SIGNIFICANT flooding events following the impact of tropical cyclone Debbie may have further enabled the spread of tilapia, a pest fish species, throughout the Fitzroy Basin.
Characterised by an aggressive nature, highly successful breeding patterns and few predators, tilapia, nicknamed the ‘cane toad of the waterways’, are defeated only through human intervention, according to Fitzroy Basin Association senior project officer Shannon van Nunen.
“Tilapia rise to the top of the food chain rapidly in waterways where they are present,” he said. “Everyone has a role to play and something to lose if no action is taken.” The best weapon against further tilapia spread is the ability to confidently identify the species when caught. Distinguishing features of tilapia include a continual dorsal fin, with a pointed tip.
Native fish on the other hand, have a dip or dent separating the dorsal fin and a rounded tip. Anglers may also enable the spread of tilapia when netting live bait, relocating juveniles from one waterway to another. It is the responsibility of the angler to recognise and humanely dispose of pest fish species, or risk substantial fines.
FBA has undertaken extensive monitoring, e-DNA sampling and mapping to provide accurate and current information for the battle against tilapia in the Fitzroy Basin and neighbouring coastal catchments. E-DNA sampling involves collecting water from priority locations across the basin. Samples undergo genetic testing and can conclusively detect whether tilapia is present. High levels of tilapia DNA suggest a high concentration of the pest fish. This scientific process has confirmed tilapia are present from the upper Isaac River near Moranbah, throughout the Mackenzie River and the Fitzroy River as well as adjoining creeks and waterways. Flood events as witnessed earlier in the year may mean tilapia have breached dam and weir barriers previously halting their waterway movement.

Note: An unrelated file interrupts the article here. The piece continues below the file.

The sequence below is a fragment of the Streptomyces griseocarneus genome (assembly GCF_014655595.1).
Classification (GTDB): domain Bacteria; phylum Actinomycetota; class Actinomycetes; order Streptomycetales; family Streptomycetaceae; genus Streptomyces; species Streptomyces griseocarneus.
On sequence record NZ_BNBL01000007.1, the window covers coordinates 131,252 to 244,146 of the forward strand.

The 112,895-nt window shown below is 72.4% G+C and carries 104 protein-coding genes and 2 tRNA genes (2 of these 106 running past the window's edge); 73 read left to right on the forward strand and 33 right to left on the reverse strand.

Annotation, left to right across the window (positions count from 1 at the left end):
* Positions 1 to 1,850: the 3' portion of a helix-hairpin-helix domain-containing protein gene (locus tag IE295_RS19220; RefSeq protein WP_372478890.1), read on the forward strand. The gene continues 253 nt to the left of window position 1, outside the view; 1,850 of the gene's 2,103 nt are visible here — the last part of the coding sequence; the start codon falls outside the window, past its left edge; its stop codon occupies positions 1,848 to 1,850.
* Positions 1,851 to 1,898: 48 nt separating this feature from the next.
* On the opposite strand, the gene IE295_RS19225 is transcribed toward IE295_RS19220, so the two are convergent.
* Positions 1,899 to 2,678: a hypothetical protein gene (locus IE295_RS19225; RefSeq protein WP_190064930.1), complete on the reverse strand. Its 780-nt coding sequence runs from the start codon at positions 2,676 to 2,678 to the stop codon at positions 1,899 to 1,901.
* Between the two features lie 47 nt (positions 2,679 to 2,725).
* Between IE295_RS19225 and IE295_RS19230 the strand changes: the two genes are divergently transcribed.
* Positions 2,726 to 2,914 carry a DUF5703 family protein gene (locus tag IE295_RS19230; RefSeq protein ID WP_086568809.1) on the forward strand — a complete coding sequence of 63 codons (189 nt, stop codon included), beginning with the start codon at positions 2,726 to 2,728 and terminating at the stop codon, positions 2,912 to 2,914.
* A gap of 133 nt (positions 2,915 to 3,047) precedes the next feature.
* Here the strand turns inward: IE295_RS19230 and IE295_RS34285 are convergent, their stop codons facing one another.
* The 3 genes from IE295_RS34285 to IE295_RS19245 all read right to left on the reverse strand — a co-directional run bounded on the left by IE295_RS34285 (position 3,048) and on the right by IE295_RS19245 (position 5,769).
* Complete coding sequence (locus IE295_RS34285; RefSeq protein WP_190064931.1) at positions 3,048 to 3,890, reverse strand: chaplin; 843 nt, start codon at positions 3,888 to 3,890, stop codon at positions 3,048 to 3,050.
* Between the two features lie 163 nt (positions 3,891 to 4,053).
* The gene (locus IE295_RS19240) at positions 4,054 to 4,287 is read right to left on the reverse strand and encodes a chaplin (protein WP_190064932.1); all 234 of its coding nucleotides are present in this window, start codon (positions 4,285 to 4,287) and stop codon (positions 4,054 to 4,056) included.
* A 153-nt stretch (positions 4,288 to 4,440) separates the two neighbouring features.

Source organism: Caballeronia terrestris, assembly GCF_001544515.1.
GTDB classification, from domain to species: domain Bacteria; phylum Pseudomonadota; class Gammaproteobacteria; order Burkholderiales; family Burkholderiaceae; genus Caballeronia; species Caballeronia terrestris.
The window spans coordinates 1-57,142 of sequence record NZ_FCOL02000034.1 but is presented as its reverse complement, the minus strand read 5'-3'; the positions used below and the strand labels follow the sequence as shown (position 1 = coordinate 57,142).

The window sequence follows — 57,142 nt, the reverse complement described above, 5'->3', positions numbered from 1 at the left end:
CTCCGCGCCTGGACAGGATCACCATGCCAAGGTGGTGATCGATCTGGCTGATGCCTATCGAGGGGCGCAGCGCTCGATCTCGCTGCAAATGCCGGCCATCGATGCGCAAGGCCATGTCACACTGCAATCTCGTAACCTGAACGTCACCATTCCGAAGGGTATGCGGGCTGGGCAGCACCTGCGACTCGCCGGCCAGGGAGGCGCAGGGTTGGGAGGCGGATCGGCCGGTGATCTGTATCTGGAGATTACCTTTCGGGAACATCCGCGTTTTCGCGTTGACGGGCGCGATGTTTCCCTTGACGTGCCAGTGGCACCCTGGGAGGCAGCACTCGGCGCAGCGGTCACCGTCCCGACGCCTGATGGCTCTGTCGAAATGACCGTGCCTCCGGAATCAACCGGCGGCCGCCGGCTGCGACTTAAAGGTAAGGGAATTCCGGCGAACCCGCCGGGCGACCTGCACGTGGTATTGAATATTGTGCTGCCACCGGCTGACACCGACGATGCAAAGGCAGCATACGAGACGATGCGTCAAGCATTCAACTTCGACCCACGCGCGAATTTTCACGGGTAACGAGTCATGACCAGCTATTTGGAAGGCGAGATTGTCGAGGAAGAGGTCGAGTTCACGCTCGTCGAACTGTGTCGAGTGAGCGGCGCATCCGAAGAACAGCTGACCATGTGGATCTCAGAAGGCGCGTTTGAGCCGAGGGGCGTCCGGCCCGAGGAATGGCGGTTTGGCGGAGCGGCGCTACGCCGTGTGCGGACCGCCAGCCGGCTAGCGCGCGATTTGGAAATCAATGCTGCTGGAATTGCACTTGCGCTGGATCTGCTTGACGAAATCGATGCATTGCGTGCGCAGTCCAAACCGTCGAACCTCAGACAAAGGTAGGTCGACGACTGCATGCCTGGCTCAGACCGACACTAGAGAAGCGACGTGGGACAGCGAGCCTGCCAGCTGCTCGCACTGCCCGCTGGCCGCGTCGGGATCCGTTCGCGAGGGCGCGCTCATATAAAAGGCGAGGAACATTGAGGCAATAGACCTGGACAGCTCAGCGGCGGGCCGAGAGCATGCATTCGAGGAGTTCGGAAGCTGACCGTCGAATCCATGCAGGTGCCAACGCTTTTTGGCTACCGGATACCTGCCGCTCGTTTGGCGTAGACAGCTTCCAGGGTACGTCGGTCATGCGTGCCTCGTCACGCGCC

“Pay close attention in the likely places they will infest next and report any sightings immediately,” Mr van Nunen said. “Tilapia are considered to be in the top 100 pests globally. It would be devastating to most Queenslanders if the only fish species in local waterways was tilapia.” It is illegal in Queensland to keep or release tilapia. The most appropriate method of humanely destroying tilapia, endorsed by the Department of Agriculture and Fisheries, is a sharp blow to the back of the head, above the eyes. The carcass must then be binned or buried above tidal influences, generally at least 50m from the water’s edge.
There are five current alert areas within the Fitzroy Basin and surrounding coastal catchments.
- The Dee, Don and Lower Dawson Rivers
- Lower Mackenzie River below Bingegang Weir
- The Yeppoon coastal catchment
- The lower Boyne River
- The lower Connors River
Detection in these areas must be reported via the FeralFishScan app or on the website.
You can also email photographs to email@example.com
Information recorded will immediately provide data to FBA, the Department of Agriculture and Fisheries and Biosecurity Queensland. Tilapia are considered a delicacy in many continents such as Asia and Africa, but in Australia, to keep and eat tilapia is illegal.
Originally published on themorningbulletin.com.au